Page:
Maxim Lapierre #40 of the St. Louis Blues checks Dan Boyle #22 of the San Jose Sharks into the boards at the Scottrade Center on October 15, 2013 in St. Louis, Missouri. Boyle was injured on the play and had to leave the ice on a stretcher.
(October 14, 2013 - Source: Dilip Vishwanat/Getty Images North America)

Boyle thinks Lapierre hit showed lack of respect, but he might have done the same to certain players


San Jose Sharks defenseman Dan Boyle admitted recently that he didn’t take St. Louis Blues forward Maxim Lapierre’s call when he attempted to apologize for hitting Boyle from behind.

“I’ll leave it at that for now,” Boyle, who has missed four straight games, said earlier this week.

Fast forward to today and Boyle has decided that it’s time to share his thoughts about Lapierre with the public.

“I don’t think he thought he was going to put me in the hospital with the hit, so I agree with him that wasn’t his intention,” Boyle told the San Jose Mercury News. “At the same time, we’re told since we were five years old not to hit a guy when you see numbers and it’s pretty clear he saw my numbers and he decided to hit anyway.

“That’s just lack of respect is what I think.”

Interestingly enough, Boyle might have done the same thing, depending on who his opponent was. He admitted that there were a “probably a handful” of players that he would have hit if the roles were reversed.

Lapierre was suspended for five games for his actions. Meanwhile, Boyle might return Sunday, according to CSN Bay Area.

Here’s hoping 3-on-3 doesn’t degenerate into a boring ‘game of keep-away’

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Are coaches going to ruin 3-on-3 overtime?

It’s been the one, big worry since the NHL decided to change from 4-on-4 to 3-on-3 as a way to reduce the number of shootouts.

Via TSN’s Bob McKenzie, here’s a quote from an anonymous coach (talking about 3-on-3 strategy) that won’t exactly quell that worry:

“Really, it’s a game of keep-away, that’s what it is and the longer you can keep it away from the other team, the more likely they’ll break down. So I say let’s slow it down and hold onto that puck for as long as we can.”

Now take that a step further and imagine there’s a team that’s really good at shootouts. If you were coaching that team, might you tell your players to rag the puck for as long as possible to try and get to the skills competition?

Granted, five minutes is a long time to rag the puck. Not sure any team could play “keep-away” that long. Plus, there will always be teams that aren’t very good at the shootout; theoretically, those teams should be more willing to take their chances in 3-on-3.

But just remember that more time and space doesn’t always lead to more goals. Look at international hockey, which is played on a bigger ice surface. Canada won gold in Sochi by beating Latvia, 2-1, the United States, 1-0, and Sweden, 3-0. It was hardly firewagon hockey.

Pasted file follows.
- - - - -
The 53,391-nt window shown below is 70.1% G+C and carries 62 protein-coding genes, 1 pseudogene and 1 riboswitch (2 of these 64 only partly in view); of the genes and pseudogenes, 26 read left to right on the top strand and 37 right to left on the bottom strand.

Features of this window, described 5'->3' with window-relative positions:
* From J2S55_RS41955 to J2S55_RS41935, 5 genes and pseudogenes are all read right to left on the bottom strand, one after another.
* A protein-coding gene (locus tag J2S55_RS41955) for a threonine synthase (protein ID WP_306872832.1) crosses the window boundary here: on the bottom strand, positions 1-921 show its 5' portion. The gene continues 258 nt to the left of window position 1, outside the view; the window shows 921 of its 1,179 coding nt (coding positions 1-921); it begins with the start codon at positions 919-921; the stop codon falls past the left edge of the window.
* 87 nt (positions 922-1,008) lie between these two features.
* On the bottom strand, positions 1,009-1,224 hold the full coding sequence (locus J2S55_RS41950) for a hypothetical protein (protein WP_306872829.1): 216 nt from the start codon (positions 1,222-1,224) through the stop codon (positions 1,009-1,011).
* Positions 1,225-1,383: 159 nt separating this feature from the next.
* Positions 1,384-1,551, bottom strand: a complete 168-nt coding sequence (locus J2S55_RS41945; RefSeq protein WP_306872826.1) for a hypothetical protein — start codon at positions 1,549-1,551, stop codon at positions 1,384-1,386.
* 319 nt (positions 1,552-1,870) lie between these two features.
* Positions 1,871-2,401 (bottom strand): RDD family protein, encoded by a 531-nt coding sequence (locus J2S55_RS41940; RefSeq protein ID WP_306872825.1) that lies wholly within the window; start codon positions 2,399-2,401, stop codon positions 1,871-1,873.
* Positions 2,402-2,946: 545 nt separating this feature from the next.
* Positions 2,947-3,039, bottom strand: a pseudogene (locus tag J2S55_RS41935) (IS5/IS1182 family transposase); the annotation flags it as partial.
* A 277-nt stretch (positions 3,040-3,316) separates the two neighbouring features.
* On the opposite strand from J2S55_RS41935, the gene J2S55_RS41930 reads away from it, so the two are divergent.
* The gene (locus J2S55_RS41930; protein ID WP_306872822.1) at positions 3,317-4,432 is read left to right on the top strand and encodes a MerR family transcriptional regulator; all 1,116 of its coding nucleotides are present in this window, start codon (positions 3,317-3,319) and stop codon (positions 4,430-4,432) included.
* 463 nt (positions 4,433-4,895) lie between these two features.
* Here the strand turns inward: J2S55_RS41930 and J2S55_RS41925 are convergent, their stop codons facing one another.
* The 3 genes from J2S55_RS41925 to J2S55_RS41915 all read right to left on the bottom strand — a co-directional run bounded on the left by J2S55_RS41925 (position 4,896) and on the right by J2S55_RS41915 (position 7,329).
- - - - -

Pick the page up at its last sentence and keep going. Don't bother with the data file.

While nobody’s quite ready to suggest that 3-on-3 will actually lead to more shootouts, it will be interesting to see how things evolve, and if there are any unintended consequences.

“I don’t know if anyone’s figured it out completely yet,” Oilers forward Ryan Nugent-Hopkins said Saturday after losing in 3-on-3 overtime to Vancouver.

“The big thing is, you want to control the puck as much as you can. It’s 3-on-3, so there’s lots of room and space out there. You don’t need to give it away. I think it’s smart to just wait, take your time, and wait for a good opportunity.”

Oilers go captain-less, name four alternates instead

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Edmonton’s made a fairly significant shift in its leadership group.

The big news is the Oilers won’t have a captain this season, as Andrew Ference will relinquish the “C” he’s worn for the last two years.

Ference will, however, remain part of the group and wear an “A” as part of a four-man alternate captain collective, one that also includes Jordan Eberle, Ryan Nugent-Hopkins and Taylor Hall.

The news of Ference being removed as captain doesn’t come as a huge surprise. The veteran d-man is a well-respected leader, but isn’t expected to be in the lineup every night this season.

The decision to go without a captain, though, is something of a surprise, especially given what new head coach Todd McLellan endured during his final season in San Jose.

The Sharks’ captaincy issue — stripping Joe Thornton, then going with four rotating alternates — was an ongoing problem, something that players, coaches and GM Doug Wilson had to repeatedly address until it blew up in spectacular fashion.

That said, the circumstances in Edmonton are quite different.

It’s believed the club’s intentionally keeping the captaincy vacant, on the assumption that Connor McDavid will evolve into a superstar and, subsequently, the club’s unquestioned leader.

Finally, McLellan noted that with Eberle currently sidelined, a fifth Oiler would be added to the leadership group — veteran forward Matt Hendricks, who will serve as a temporary alternate.